My body definitely knew that this was not a healthy situation. My muscles stayed tight and I was getting stress headaches.

Fortunately, I was in a place where I could get out of the situation. I didn’t have to just “cope” or “survive”, I could actually change the situation. 

Dr Henry Cloud talks about “necessary endings”, and how to recognize them and navigate them well. These can be work situations, relationships, etc.

A friend wisely said to me, Yes, you can do these things and get through the situation, but is that just a default setting in your brain? You’re defaulting to your survival skills. But is that really best for you right now? Is that what God wants you to do?


I realized immediately that my friend was right, my neural pathways had defaulted to surviving the situation, instead of making the best decision. And that instead of just navigating and coping, that it would be better for me to change the situation. 

Of course, children don’t have the opportunity to change their situation. And sometimes other situations seem difficult to get out of, such as an abusive marriage, or abusive parental relationships when we are adults, or abusive bosses or coworkers.

But I made a decision to change the situation, so that instead of just coping and surviving, I could flourish and thrive. As soon as I made that decision, a sense of peace came over me. 

The transition of changing and getting out of the situation still took a while. First, there is the decision, then the execution of that decision. I knew that there would be difficult conversations to have. But I had come to a place where getting free was more important to me than pleasing those around me. 

I came to a realization that my mental health has value, and I can choose to protect it. The well-being of others is not more important than my own well being. 

I chose to change the situation so that I could be at my best and flourish.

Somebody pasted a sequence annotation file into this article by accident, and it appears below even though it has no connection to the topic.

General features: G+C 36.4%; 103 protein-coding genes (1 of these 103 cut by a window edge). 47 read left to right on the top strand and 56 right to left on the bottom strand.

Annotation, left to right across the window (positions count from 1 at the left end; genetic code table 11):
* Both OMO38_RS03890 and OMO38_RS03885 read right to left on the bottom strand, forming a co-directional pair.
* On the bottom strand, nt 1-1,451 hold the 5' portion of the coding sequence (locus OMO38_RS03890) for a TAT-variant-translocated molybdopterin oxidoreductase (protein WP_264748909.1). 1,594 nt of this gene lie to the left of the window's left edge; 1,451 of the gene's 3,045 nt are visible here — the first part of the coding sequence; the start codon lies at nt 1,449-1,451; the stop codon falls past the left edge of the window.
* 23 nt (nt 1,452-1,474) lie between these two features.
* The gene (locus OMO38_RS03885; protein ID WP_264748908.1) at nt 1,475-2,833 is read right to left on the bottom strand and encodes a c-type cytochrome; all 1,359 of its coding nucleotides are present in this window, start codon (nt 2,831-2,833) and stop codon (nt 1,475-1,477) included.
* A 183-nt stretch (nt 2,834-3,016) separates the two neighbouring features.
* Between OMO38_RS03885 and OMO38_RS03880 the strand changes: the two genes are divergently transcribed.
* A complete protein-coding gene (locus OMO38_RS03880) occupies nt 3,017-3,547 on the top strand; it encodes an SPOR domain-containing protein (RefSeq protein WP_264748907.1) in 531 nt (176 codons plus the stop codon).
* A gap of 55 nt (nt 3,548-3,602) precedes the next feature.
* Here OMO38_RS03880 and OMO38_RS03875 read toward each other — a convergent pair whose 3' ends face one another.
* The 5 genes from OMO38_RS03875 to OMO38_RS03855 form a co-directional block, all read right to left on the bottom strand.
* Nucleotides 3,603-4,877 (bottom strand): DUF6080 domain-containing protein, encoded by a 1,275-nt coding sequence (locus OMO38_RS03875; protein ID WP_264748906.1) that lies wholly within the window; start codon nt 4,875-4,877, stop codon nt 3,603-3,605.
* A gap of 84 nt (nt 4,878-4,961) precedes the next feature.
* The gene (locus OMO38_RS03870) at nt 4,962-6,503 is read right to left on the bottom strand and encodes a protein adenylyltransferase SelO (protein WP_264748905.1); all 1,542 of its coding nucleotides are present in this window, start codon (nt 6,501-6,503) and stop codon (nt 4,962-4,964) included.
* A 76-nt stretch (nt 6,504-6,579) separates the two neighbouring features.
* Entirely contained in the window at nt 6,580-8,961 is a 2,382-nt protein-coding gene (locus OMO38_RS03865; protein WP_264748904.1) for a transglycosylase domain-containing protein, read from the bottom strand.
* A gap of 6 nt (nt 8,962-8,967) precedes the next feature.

When I encountered the new challenging situation, and my “survival skills” jumped into action, it took me by surprise. 



One thing that I realized is that we have to be intentional about building new neural pathways. 

Romans 12:2 talks about renewing our minds, and I think this really exemplifies this. (Common English Bible).

Don’t be conformed to the patterns of this world, but be transformed by the renewing of your minds so that you can figure out what God’s will is—what is good and pleasing and mature.

So, I intentionally gave myself some new thoughts around certain situations, such as:

  • My health and well-being are important. I need to be at my best in order to fulfill what I feel God has given me to do. 
  • As I prioritize my mental health and well-being, my creativity will be better able to flow and find outlets.
  • As I prioritize my own well-being, my dreams can be something that I pursue, and that become a reality.
  • As I prioritize my own well-being, I can enjoy the journey that I’m on. 

A good question to ask yourself is, am I surviving or thriving? Take stock of where you are emotionally and mentally. Are you able to be creative? Are you able to be at peace? If not, examine your situations and see if there are changes that can be made that would help you be able to thrive. 

Getting out of certain situations or relationships may take time and be a process, and you’ll need to use wisdom as you navigate it. 

Ask the Holy Spirit for wisdom as you make tough decisions in your life. He’s the mighty Counselor, and He’s there for you.